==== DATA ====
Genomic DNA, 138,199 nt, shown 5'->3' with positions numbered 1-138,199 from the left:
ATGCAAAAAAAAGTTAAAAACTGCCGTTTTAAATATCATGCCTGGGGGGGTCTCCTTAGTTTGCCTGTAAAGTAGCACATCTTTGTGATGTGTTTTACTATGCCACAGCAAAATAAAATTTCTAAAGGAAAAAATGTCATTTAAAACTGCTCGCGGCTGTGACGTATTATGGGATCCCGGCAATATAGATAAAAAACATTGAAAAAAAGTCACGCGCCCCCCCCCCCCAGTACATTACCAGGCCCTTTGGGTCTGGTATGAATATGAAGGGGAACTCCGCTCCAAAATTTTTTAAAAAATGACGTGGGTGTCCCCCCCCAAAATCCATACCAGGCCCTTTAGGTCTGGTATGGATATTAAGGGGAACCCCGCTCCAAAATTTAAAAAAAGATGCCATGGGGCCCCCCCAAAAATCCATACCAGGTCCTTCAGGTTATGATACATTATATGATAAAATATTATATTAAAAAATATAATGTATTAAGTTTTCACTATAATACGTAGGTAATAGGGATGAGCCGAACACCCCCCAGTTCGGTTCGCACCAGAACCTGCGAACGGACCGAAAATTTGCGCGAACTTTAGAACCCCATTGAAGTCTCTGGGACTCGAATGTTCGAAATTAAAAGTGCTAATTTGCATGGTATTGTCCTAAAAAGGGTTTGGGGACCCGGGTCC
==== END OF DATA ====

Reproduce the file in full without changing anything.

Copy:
Genomic DNA, 138,199 nt, shown 5'->3' with positions numbered 1-138,199 from the left:
ATGCAAAAAAAAGTTAAAAACTGCCGTTTTAAATATCATGCCTGGGGGGGTCTCCTTAGTTTGCCTGTAAAGTAGCACATCTTTGTGATGTGTTTTACTATGCCACAGCAAAATAAAATTTCTAAAGGAAAAAATGTCATTTAAAACTGCTCGCGGCTGTGACGTATTATGGGATCCCGGCAATATAGATAAAAAACATTGAAAAAAAGTCACGCGCCCCCCCCCCCCAGTACATTACCAGGCCCTTTGGGTCTGGTATGAATATGAAGGGGAACTCCGCTCCAAAATTTTTTAAAAAATGACGTGGGTGTCCCCCCCCAAAATCCATACCAGGCCCTTTAGGTCTGGTATGGATATTAAGGGGAACCCCGCTCCAAAATTTAAAAAAAGATGCCATGGGGCCCCCCCAAAAATCCATACCAGGTCCTTCAGGTTATGATACATTATATGATAAAATATTATATTAAAAAATATAATGTATTAAGTTTTCACTATAATACGTAGGTAATAGGGATGAGCCGAACACCCCCCAGTTCGGTTCGCACCAGAACCTGCGAACGGACCGAAAATTTGCGCGAACTTTAGAACCCCATTGAAGTCTCTGGGACTCGAATGTTCGAAATTAAAAGTGCTAATTTGCATGGTATTGTCCTAAAAAGGGTTTGGGGACCCGGGTCC